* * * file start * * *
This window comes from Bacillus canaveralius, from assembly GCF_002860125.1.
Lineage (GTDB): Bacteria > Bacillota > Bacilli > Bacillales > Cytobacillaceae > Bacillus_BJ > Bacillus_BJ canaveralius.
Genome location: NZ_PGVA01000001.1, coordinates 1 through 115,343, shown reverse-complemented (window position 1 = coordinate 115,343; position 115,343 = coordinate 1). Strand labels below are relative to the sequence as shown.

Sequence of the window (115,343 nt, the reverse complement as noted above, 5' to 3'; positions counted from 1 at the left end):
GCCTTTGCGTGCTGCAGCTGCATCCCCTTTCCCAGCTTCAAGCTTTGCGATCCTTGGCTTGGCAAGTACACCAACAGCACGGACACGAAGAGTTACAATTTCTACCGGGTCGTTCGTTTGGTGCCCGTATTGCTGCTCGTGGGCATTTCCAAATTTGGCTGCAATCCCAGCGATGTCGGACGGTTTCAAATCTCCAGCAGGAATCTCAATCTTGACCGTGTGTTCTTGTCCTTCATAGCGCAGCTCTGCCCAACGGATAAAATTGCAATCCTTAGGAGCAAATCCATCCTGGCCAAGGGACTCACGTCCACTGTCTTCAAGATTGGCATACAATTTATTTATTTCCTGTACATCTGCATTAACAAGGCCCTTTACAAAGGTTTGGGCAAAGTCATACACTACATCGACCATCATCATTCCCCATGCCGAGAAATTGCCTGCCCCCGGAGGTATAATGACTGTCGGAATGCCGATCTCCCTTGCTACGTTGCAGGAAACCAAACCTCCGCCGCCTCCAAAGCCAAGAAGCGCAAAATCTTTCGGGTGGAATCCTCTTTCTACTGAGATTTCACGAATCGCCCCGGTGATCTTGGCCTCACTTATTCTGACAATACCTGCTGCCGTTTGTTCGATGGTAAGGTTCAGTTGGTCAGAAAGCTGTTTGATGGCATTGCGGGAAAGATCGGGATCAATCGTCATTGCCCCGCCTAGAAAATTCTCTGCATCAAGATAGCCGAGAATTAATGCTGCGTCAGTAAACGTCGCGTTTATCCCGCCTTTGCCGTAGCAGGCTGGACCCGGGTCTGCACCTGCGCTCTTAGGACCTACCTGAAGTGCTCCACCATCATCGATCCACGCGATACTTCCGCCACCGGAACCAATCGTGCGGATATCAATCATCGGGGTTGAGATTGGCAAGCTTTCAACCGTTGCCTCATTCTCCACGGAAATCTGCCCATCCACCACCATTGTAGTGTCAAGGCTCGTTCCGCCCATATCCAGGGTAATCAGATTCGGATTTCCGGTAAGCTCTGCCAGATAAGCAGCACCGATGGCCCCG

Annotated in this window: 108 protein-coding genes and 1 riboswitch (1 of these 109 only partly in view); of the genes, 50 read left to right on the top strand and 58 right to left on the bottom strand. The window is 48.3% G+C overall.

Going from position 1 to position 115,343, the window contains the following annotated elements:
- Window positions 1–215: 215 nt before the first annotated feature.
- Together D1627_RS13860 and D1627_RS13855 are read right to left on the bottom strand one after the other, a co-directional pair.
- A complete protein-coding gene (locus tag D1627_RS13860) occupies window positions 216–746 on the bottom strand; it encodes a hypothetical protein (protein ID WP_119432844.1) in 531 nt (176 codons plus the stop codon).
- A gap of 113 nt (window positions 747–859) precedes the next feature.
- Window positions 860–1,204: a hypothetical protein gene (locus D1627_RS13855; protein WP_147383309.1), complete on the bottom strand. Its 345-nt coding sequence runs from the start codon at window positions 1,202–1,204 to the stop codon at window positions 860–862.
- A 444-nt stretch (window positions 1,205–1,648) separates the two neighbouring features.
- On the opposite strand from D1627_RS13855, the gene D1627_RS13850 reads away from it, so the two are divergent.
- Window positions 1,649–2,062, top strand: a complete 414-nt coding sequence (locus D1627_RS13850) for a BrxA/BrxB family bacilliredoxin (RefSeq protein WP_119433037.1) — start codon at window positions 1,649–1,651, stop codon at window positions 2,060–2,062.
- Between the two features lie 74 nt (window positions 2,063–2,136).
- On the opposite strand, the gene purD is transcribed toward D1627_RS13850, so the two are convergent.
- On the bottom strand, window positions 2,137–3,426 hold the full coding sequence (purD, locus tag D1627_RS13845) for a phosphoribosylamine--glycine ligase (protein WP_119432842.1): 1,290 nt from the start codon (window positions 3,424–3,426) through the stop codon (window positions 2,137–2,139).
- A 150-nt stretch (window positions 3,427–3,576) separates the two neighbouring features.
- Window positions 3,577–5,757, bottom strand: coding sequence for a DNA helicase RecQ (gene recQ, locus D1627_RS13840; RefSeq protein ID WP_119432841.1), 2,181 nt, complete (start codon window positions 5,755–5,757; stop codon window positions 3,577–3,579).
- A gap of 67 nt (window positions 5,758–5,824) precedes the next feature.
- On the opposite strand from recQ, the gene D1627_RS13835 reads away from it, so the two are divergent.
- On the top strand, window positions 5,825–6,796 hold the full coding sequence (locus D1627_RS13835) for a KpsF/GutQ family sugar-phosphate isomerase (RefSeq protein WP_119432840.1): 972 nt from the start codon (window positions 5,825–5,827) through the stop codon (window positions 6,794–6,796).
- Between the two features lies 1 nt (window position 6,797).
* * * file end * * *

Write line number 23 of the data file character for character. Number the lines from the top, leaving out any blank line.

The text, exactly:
- On the top strand, window positions 5,825–6,796 hold the full coding sequence (locus D1627_RS13835) for a KpsF/GutQ family sugar-phosphate isomerase (RefSeq protein WP_119432840.1): 972 nt from the start codon (window positions 5,825–5,827) through the stop codon (window positions 6,794–6,796).